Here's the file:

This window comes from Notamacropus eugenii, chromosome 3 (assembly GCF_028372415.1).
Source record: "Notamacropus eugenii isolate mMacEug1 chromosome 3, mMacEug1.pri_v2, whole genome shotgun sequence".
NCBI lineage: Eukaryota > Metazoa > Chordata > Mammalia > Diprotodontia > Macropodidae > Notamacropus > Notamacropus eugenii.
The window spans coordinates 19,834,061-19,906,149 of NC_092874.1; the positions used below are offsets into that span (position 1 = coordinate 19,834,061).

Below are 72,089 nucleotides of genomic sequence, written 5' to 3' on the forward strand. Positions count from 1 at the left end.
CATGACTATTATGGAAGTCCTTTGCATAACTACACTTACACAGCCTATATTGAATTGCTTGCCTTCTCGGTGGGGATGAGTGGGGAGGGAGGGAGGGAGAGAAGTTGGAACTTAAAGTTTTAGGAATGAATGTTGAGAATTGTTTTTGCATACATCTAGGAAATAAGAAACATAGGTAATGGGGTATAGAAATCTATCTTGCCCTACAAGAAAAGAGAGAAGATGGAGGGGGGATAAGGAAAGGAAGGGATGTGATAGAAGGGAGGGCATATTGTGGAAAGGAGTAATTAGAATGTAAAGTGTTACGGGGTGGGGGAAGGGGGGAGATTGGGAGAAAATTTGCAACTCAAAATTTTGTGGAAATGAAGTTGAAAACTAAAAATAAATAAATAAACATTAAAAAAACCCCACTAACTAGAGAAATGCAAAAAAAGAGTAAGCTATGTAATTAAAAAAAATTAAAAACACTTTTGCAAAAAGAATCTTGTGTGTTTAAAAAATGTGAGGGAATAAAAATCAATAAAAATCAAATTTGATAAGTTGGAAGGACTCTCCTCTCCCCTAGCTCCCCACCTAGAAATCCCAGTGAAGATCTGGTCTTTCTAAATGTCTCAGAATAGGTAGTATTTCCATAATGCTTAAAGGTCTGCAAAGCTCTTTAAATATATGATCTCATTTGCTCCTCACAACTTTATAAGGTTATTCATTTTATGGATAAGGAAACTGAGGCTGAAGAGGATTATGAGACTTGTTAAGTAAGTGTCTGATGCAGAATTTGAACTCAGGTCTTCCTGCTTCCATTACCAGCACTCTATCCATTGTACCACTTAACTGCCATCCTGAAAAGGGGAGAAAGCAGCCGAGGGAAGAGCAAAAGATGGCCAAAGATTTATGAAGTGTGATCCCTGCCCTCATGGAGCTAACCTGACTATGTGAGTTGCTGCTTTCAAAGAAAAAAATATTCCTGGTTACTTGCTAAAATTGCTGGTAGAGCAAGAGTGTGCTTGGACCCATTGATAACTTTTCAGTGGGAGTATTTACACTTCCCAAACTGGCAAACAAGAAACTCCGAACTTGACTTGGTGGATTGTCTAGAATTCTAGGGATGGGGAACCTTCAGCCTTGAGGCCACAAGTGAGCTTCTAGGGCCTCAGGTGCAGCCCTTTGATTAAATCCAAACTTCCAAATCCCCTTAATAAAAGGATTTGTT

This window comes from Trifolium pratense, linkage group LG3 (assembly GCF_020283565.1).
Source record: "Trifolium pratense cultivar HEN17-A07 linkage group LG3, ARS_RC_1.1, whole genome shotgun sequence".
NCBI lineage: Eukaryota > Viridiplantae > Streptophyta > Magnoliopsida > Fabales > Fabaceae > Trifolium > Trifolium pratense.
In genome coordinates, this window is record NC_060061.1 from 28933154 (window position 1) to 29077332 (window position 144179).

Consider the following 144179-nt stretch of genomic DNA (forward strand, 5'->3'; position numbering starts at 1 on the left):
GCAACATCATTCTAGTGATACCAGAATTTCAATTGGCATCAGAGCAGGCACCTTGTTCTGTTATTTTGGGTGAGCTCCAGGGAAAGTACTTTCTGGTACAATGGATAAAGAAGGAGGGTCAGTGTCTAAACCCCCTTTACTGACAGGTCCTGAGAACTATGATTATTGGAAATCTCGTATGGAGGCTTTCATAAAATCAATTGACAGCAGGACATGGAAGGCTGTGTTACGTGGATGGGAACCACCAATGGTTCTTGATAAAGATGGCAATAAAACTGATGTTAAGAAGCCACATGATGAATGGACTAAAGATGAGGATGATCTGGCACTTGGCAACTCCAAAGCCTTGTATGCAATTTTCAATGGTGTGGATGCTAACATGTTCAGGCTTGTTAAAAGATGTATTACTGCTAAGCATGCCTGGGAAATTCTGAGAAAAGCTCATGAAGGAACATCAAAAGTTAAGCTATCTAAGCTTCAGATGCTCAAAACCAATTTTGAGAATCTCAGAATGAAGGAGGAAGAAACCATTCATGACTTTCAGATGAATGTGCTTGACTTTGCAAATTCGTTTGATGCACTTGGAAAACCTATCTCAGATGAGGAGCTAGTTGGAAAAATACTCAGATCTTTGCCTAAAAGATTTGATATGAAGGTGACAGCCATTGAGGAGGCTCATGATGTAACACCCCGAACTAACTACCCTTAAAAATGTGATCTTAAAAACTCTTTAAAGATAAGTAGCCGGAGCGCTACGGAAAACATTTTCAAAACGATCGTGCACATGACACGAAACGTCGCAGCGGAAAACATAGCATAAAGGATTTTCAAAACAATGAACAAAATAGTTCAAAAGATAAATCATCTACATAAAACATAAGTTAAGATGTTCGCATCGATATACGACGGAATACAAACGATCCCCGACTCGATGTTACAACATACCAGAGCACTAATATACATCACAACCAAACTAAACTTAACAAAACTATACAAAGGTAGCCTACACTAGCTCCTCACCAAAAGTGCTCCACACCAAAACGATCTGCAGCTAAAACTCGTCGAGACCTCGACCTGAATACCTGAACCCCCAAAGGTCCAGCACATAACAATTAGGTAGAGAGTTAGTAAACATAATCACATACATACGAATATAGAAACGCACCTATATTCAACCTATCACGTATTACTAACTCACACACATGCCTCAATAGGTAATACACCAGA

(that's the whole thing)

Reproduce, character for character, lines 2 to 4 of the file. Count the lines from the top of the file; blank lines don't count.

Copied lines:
Source record: "Notamacropus eugenii isolate mMacEug1 chromosome 3, mMacEug1.pri_v2, whole genome shotgun sequence".
NCBI lineage: Eukaryota > Metazoa > Chordata > Mammalia > Diprotodontia > Macropodidae > Notamacropus > Notamacropus eugenii.
The window spans coordinates 19,834,061-19,906,149 of NC_092874.1; the positions used below are offsets into that span (position 1 = coordinate 19,834,061).